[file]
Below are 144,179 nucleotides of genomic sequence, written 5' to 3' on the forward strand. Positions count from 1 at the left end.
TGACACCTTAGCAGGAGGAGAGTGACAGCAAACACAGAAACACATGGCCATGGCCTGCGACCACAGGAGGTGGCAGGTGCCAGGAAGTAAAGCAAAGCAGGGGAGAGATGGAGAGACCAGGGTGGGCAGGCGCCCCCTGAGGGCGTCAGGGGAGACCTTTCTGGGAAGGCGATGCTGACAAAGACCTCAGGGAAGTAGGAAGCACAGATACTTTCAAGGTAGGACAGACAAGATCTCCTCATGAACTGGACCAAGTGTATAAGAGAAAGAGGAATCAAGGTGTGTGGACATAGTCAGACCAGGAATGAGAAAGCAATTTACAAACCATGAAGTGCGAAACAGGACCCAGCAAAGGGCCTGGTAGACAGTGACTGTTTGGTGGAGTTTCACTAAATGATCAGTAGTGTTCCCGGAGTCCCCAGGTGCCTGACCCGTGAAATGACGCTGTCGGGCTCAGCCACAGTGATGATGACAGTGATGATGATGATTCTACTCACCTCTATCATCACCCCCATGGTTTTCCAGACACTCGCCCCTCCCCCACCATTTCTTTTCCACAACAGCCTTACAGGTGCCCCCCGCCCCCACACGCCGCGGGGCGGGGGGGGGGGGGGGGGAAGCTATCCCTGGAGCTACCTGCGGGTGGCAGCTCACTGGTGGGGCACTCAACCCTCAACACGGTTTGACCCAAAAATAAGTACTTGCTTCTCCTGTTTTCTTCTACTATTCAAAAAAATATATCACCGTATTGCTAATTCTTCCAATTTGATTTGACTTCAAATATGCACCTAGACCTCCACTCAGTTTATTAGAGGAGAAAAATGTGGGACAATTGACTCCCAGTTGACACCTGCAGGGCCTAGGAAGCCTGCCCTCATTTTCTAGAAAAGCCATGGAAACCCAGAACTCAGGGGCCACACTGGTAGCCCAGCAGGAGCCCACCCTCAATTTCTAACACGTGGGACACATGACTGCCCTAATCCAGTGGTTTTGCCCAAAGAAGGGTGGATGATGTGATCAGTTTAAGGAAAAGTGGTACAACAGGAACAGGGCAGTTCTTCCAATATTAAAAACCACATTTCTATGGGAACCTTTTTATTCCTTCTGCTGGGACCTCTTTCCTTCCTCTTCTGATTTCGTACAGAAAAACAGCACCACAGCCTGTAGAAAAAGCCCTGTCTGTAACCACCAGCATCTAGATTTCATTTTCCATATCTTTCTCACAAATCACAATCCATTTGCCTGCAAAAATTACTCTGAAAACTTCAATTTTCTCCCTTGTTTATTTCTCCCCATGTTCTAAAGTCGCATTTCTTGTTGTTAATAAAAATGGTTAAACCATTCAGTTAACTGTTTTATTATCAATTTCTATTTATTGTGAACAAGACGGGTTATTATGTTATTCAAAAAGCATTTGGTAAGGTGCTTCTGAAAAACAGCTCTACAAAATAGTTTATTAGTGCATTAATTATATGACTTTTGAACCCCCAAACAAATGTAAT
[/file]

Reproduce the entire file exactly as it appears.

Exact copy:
Below are 144,179 nucleotides of genomic sequence, written 5' to 3' on the forward strand. Positions count from 1 at the left end.
TGACACCTTAGCAGGAGGAGAGTGACAGCAAACACAGAAACACATGGCCATGGCCTGCGACCACAGGAGGTGGCAGGTGCCAGGAAGTAAAGCAAAGCAGGGGAGAGATGGAGAGACCAGGGTGGGCAGGCGCCCCCTGAGGGCGTCAGGGGAGACCTTTCTGGGAAGGCGATGCTGACAAAGACCTCAGGGAAGTAGGAAGCACAGATACTTTCAAGGTAGGACAGACAAGATCTCCTCATGAACTGGACCAAGTGTATAAGAGAAAGAGGAATCAAGGTGTGTGGACATAGTCAGACCAGGAATGAGAAAGCAATTTACAAACCATGAAGTGCGAAACAGGACCCAGCAAAGGGCCTGGTAGACAGTGACTGTTTGGTGGAGTTTCACTAAATGATCAGTAGTGTTCCCGGAGTCCCCAGGTGCCTGACCCGTGAAATGACGCTGTCGGGCTCAGCCACAGTGATGATGACAGTGATGATGATGATTCTACTCACCTCTATCATCACCCCCATGGTTTTCCAGACACTCGCCCCTCCCCCACCATTTCTTTTCCACAACAGCCTTACAGGTGCCCCCCGCCCCCACACGCCGCGGGGCGGGGGGGGGGGGGGGGGAAGCTATCCCTGGAGCTACCTGCGGGTGGCAGCTCACTGGTGGGGCACTCAACCCTCAACACGGTTTGACCCAAAAATAAGTACTTGCTTCTCCTGTTTTCTTCTACTATTCAAAAAAATATATCACCGTATTGCTAATTCTTCCAATTTGATTTGACTTCAAATATGCACCTAGACCTCCACTCAGTTTATTAGAGGAGAAAAATGTGGGACAATTGACTCCCAGTTGACACCTGCAGGGCCTAGGAAGCCTGCCCTCATTTTCTAGAAAAGCCATGGAAACCCAGAACTCAGGGGCCACACTGGTAGCCCAGCAGGAGCCCACCCTCAATTTCTAACACGTGGGACACATGACTGCCCTAATCCAGTGGTTTTGCCCAAAGAAGGGTGGATGATGTGATCAGTTTAAGGAAAAGTGGTACAACAGGAACAGGGCAGTTCTTCCAATATTAAAAACCACATTTCTATGGGAACCTTTTTATTCCTTCTGCTGGGACCTCTTTCCTTCCTCTTCTGATTTCGTACAGAAAAACAGCACCACAGCCTGTAGAAAAAGCCCTGTCTGTAACCACCAGCATCTAGATTTCATTTTCCATATCTTTCTCACAAATCACAATCCATTTGCCTGCAAAAATTACTCTGAAAACTTCAATTTTCTCCCTTGTTTATTTCTCCCCATGTTCTAAAGTCGCATTTCTTGTTGTTAATAAAAATGGTTAAACCATTCAGTTAACTGTTTTATTATCAATTTCTATTTATTGTGAACAAGACGGGTTATTATGTTATTCAAAAAGCATTTGGTAAGGTGCTTCTGAAAAACAGCTCTACAAAATAGTTTATTAGTGCATTAATTATATGACTTTTGAACCCCCAAACAAATGTAAT